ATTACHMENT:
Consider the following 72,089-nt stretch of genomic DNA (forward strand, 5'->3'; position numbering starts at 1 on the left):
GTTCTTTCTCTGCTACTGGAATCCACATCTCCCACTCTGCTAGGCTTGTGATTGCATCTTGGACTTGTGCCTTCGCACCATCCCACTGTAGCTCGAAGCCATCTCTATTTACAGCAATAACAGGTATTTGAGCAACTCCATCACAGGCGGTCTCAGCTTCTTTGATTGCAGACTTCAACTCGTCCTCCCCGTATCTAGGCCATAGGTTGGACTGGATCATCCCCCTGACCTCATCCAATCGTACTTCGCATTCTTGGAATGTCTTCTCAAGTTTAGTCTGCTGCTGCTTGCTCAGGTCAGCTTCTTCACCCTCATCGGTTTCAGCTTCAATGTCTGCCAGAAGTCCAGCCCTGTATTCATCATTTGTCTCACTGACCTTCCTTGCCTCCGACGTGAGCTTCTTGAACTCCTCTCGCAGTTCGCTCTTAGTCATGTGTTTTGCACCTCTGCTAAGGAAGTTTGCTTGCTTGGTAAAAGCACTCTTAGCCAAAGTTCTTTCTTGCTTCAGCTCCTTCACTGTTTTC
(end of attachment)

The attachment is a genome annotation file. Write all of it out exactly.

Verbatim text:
Consider the following 72,089-nt stretch of genomic DNA (forward strand, 5'->3'; position numbering starts at 1 on the left):
GTTCTTTCTCTGCTACTGGAATCCACATCTCCCACTCTGCTAGGCTTGTGATTGCATCTTGGACTTGTGCCTTCGCACCATCCCACTGTAGCTCGAAGCCATCTCTATTTACAGCAATAACAGGTATTTGAGCAACTCCATCACAGGCGGTCTCAGCTTCTTTGATTGCAGACTTCAACTCGTCCTCCCCGTATCTAGGCCATAGGTTGGACTGGATCATCCCCCTGACCTCATCCAATCGTACTTCGCATTCTTGGAATGTCTTCTCAAGTTTAGTCTGCTGCTGCTTGCTCAGGTCAGCTTCTTCACCCTCATCGGTTTCAGCTTCAATGTCTGCCAGAAGTCCAGCCCTGTATTCATCATTTGTCTCACTGACCTTCCTTGCCTCCGACGTGAGCTTCTTGAACTCCTCTCGCAGTTCGCTCTTAGTCATGTGTTTTGCACCTCTGCTAAGGAAGTTTGCTTGCTTGGTAAAAGCACTCTTAGCCAAAGTTCTTTCTTGCTTCAGCTCCTTCACTGTTTTC